The New Critics fancied they were doing science, but they forgot to ask why paradox and ambiguity and symbol existed; blinded by their rejection of origins (“Intentional fallacy”) and aims (“Affective fallacy”) for the sake of the pure text, the New Critics were, in reality, hopelessly unscientific.   So much for structuralism.  Psychoanalysis concerns itself too much with  drives and not enough with thoughts.  Marxism burdens its advocates with the impossible job of inventing ideal governance, of forming an economic Plato’s Republic that always finds itself rejecting a great deal more than poetry.

Ironically, poetry was perhaps the only thing Plato got right.

Brain science, as anyone in the field will tell you, is still very primitive.   But if the new trend gets us to see the poetry (and art in general) as one planet among many, and to see poetry as natural and selfish and not merely benign, to study human nature in a truly global context of secret motive, where matching wits and competing is just as real as the material of  which the universe is supposedly made, then this is a good thing.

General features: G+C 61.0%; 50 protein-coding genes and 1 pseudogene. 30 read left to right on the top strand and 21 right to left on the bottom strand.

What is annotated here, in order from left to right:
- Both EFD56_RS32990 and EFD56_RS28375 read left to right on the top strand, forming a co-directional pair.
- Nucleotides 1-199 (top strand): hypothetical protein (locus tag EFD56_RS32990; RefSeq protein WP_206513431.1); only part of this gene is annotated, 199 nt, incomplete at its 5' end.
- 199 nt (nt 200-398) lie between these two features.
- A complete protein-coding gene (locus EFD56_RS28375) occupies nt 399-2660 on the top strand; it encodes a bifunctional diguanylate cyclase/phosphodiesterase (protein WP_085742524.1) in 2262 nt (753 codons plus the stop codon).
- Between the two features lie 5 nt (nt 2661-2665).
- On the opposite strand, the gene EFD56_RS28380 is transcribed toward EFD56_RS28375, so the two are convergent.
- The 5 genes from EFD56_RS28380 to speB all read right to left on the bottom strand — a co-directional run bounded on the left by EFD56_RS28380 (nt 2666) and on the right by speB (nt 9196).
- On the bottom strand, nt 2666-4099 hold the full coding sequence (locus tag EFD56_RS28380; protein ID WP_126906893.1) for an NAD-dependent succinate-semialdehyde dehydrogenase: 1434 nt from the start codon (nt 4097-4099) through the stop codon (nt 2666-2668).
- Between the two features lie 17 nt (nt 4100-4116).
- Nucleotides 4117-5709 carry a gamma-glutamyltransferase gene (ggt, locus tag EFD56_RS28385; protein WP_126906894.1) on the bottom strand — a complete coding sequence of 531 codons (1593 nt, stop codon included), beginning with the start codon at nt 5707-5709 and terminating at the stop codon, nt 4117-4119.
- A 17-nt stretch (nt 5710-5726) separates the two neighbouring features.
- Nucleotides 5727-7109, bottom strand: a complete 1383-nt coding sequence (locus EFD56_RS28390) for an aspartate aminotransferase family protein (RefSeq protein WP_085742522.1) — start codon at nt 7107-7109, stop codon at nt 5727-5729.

Science does not have to invalidate art or make it subordinate; quite the contrary.

It is precisely because fiction carries knowledge, and is not knowledge itself, that humanity in general take any interest in it.

Fiction is not some indirect means to a greater reality or the truth, fiction is not a window to the truth.  Fiction exists as a socialized address; it speaks to us in the act of its speaking, and thus is reality which speaks.  Art does not depict reality, or point to reality—it is reality.  It is reality speaking.  The opinion another holds regarding us is as real for them as it is for us, and how that opinion is expressed resembles a fiction because this is fiction’s realm, but this resemblance is not a casual one, but actual.  If we water fake plants, we still water them.  Accident can determine how another feels about us, but a feeling expressed is never accidental.  Reality is accident, but art never is.  Since carrying knowledge is a real function, the idea that we never access the knowledge itself matters not; in fact, it peaks our interest because the inaccessibility of knowledge replicates our experience of reality.  What is our experience of reality?   Reality is an experience we are constantly experiencing but never finally knowing.   It is by experiencing fiction, by experiencing what merely carries knowledge  that we finally know anything at all, and this is why fiction is our only means of knowing—because reality is a fiction which carries itself (its reality, our reality) ever further, without ever resting in knowledge.